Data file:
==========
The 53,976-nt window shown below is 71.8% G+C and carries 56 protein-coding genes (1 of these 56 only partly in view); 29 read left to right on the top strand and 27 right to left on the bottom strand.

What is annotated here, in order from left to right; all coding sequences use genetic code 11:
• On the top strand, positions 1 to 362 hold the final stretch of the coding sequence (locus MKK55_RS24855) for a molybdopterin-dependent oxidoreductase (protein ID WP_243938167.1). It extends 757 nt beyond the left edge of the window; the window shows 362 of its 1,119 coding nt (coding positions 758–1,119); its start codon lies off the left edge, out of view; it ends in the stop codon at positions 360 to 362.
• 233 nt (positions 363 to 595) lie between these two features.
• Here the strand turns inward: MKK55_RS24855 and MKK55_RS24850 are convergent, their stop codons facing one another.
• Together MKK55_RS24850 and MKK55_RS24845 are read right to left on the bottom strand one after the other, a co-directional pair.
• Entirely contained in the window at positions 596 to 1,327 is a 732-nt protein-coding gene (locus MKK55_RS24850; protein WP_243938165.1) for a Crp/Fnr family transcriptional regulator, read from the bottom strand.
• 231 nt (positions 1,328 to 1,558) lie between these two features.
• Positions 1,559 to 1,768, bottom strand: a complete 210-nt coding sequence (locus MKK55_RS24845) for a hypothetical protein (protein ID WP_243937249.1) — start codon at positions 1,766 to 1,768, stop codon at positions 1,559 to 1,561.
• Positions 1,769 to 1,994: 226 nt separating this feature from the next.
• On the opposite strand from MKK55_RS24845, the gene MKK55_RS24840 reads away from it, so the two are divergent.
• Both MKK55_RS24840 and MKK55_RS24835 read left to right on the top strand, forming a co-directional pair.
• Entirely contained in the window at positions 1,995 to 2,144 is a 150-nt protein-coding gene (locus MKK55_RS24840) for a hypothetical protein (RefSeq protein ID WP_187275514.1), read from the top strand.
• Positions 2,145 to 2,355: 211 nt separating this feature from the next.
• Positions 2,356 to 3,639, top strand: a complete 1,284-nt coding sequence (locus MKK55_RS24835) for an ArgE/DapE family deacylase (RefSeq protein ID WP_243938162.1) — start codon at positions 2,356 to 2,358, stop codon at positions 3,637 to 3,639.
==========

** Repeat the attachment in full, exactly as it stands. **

The 53,976-nt window shown below is 71.8% G+C and carries 56 protein-coding genes (1 of these 56 only partly in view); 29 read left to right on the top strand and 27 right to left on the bottom strand.

What is annotated here, in order from left to right; all coding sequences use genetic code 11:
• On the top strand, positions 1 to 362 hold the final stretch of the coding sequence (locus MKK55_RS24855) for a molybdopterin-dependent oxidoreductase (protein ID WP_243938167.1). It extends 757 nt beyond the left edge of the window; the window shows 362 of its 1,119 coding nt (coding positions 758–1,119); its start codon lies off the left edge, out of view; it ends in the stop codon at positions 360 to 362.
• 233 nt (positions 363 to 595) lie between these two features.
• Here the strand turns inward: MKK55_RS24855 and MKK55_RS24850 are convergent, their stop codons facing one another.
• Together MKK55_RS24850 and MKK55_RS24845 are read right to left on the bottom strand one after the other, a co-directional pair.
• Entirely contained in the window at positions 596 to 1,327 is a 732-nt protein-coding gene (locus MKK55_RS24850; protein WP_243938165.1) for a Crp/Fnr family transcriptional regulator, read from the bottom strand.
• 231 nt (positions 1,328 to 1,558) lie between these two features.
• Positions 1,559 to 1,768, bottom strand: a complete 210-nt coding sequence (locus MKK55_RS24845) for a hypothetical protein (protein ID WP_243937249.1) — start codon at positions 1,766 to 1,768, stop codon at positions 1,559 to 1,561.
• Positions 1,769 to 1,994: 226 nt separating this feature from the next.
• On the opposite strand from MKK55_RS24845, the gene MKK55_RS24840 reads away from it, so the two are divergent.
• Both MKK55_RS24840 and MKK55_RS24835 read left to right on the top strand, forming a co-directional pair.
• Entirely contained in the window at positions 1,995 to 2,144 is a 150-nt protein-coding gene (locus MKK55_RS24840) for a hypothetical protein (RefSeq protein ID WP_187275514.1), read from the top strand.
• Positions 2,145 to 2,355: 211 nt separating this feature from the next.
• Positions 2,356 to 3,639, top strand: a complete 1,284-nt coding sequence (locus MKK55_RS24835) for an ArgE/DapE family deacylase (RefSeq protein ID WP_243938162.1) — start codon at positions 2,356 to 2,358, stop codon at positions 3,637 to 3,639.